Leftover cooked lamb shank will last in an airtight container in the fridge for 3-4 days or in a freezer-safe resealable bag for up to 3 months. I recommend storing it with sauce to keep it moist!
To reheat, thaw in the fridge if frozen then warm with the sauce on low heat until heated through and tender.
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Moroccan Braised Lamb Shanks
- 4 lbs bone in lamb shanks
- salt and pepper
- 2 tbsp olive oil
- 1 onion chopped
- 2 carrots chopped
- 4 cloves garlic smashed
- 1/2 tsp cumin
- 1/2 tsp coriander
- 1/8 tsp nutmeg
- 2 tbsp tomato pasta
- 1 cup red wine
- 1 cup beef broth
- 1 28 oz can diced tomatoes drained
- 1 – 2 tbsp harissa
- 1/2 cup golden raisins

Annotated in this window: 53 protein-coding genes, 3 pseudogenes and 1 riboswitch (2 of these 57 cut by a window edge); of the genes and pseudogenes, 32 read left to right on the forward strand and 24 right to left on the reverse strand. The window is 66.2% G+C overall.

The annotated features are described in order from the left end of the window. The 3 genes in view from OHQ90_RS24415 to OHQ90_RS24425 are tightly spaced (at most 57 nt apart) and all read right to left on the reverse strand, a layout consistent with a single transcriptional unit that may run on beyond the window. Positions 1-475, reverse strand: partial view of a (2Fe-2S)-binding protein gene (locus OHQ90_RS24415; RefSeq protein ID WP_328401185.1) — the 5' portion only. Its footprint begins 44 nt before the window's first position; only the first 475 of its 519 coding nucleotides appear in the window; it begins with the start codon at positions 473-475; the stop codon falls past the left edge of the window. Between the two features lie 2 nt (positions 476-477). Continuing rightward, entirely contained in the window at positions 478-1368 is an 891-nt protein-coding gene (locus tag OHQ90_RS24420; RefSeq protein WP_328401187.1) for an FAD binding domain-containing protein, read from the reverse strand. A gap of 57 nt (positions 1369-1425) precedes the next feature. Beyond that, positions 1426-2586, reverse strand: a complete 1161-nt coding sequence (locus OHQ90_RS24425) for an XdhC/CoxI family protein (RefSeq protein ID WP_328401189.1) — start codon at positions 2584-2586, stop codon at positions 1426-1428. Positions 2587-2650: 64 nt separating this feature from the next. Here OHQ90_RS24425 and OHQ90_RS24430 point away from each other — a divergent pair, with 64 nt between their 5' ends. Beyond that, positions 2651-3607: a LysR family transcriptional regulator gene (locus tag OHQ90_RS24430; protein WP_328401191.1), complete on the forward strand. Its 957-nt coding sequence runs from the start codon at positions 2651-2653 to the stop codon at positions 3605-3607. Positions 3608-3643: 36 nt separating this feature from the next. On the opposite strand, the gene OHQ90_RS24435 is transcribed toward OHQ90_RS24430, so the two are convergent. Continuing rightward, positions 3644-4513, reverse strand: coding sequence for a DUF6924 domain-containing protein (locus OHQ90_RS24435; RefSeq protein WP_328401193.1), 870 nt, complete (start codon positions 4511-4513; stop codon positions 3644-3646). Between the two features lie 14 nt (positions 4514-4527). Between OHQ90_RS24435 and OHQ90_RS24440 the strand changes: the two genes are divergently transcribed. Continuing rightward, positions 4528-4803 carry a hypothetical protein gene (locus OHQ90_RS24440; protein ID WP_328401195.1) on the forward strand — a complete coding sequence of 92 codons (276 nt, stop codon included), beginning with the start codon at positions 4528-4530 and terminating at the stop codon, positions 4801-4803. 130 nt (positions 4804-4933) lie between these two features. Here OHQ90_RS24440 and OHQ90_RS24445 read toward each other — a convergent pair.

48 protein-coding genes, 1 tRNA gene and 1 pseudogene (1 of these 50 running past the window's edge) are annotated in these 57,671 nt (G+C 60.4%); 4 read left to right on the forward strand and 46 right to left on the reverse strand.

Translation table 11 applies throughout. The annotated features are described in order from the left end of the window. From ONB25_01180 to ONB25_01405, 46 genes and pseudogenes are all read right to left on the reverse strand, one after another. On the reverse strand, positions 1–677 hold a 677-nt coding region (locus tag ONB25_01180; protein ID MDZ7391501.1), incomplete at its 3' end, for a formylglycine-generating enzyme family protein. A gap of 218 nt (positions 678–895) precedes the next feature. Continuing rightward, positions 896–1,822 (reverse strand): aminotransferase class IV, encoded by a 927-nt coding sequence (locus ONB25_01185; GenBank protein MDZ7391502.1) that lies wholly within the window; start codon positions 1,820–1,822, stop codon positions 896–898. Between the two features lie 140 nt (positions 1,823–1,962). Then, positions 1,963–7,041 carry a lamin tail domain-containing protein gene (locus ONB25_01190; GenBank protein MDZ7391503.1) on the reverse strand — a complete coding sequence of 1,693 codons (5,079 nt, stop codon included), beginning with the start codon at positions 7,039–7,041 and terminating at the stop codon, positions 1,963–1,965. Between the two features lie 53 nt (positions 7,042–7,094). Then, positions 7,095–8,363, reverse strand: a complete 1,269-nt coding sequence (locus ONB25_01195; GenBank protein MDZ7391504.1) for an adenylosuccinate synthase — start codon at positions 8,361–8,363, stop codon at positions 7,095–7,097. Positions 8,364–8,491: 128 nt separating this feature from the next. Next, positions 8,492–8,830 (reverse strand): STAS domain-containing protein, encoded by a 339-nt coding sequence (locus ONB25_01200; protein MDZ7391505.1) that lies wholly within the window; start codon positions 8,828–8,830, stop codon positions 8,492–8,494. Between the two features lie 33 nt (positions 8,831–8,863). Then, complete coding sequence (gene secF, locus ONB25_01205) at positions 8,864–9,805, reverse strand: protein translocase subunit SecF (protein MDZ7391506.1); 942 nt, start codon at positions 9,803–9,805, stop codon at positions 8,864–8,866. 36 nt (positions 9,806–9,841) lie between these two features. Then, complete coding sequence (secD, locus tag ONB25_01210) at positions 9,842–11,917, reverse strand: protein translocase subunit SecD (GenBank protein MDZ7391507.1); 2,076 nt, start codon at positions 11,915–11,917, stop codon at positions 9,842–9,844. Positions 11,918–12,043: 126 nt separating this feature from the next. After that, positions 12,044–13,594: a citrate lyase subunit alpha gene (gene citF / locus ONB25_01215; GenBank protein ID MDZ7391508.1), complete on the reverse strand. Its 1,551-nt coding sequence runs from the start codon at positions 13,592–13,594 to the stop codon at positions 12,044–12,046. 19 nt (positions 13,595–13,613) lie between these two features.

- 1/4 cup olives sliced
- parsley or cilantro for garnish
- Preheat oven to 325 F.
- Pat the lamb dry and season liberally with salt.
- In a Dutch oven or braiser, heat the oil over medium-high heat and brown the lamb on all sides, 7 to 10 minutes. Remove the lamb and cover.
- Reduce heat to medium.
- Add the onion and carrot to the Dutch oven and a saute 3 minutes. Add the garlic, cumin, coriander and nutmeg.
- Mix in the tomato paste, stirring to coat and toast for 30 seconds longer.
- Add the wine a little at a time and deglaze the pan by scraping up the browned bits.
- Whisk in the broth, tomatoes, harissa, and raisins. Season with salt and pepper.
- Nestle the lamb back into the Dutch oven and cover.
- Transfer to the oven and cook for 60 to 90 minutes, until the lamb is fork tender.
- Remove from and let rest 10 minutes before serving.
- Garlish with fresh sliced olives and chopped parsley.